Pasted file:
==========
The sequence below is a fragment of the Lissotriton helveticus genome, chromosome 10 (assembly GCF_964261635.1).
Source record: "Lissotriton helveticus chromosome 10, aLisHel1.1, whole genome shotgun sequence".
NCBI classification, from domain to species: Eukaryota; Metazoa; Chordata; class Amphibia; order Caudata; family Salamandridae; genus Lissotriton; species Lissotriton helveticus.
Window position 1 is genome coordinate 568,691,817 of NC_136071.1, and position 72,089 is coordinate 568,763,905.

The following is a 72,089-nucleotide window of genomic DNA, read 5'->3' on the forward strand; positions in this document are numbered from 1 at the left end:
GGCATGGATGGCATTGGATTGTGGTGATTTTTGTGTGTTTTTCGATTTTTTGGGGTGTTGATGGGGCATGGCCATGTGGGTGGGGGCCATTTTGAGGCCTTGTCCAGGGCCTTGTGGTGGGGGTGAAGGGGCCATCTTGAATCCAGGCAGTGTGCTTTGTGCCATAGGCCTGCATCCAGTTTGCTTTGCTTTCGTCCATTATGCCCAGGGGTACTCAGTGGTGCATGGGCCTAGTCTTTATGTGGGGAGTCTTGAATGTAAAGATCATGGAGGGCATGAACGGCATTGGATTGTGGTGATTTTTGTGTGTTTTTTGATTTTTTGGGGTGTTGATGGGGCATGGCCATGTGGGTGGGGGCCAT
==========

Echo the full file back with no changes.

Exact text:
The sequence below is a fragment of the Lissotriton helveticus genome, chromosome 10 (assembly GCF_964261635.1).
Source record: "Lissotriton helveticus chromosome 10, aLisHel1.1, whole genome shotgun sequence".
NCBI classification, from domain to species: Eukaryota; Metazoa; Chordata; class Amphibia; order Caudata; family Salamandridae; genus Lissotriton; species Lissotriton helveticus.
Window position 1 is genome coordinate 568,691,817 of NC_136071.1, and position 72,089 is coordinate 568,763,905.

The following is a 72,089-nucleotide window of genomic DNA, read 5'->3' on the forward strand; positions in this document are numbered from 1 at the left end:
GGCATGGATGGCATTGGATTGTGGTGATTTTTGTGTGTTTTTCGATTTTTTGGGGTGTTGATGGGGCATGGCCATGTGGGTGGGGGCCATTTTGAGGCCTTGTCCAGGGCCTTGTGGTGGGGGTGAAGGGGCCATCTTGAATCCAGGCAGTGTGCTTTGTGCCATAGGCCTGCATCCAGTTTGCTTTGCTTTCGTCCATTATGCCCAGGGGTACTCAGTGGTGCATGGGCCTAGTCTTTATGTGGGGAGTCTTGAATGTAAAGATCATGGAGGGCATGAACGGCATTGGATTGTGGTGATTTTTGTGTGTTTTTTGATTTTTTGGGGTGTTGATGGGGCATGGCCATGTGGGTGGGGGCCAT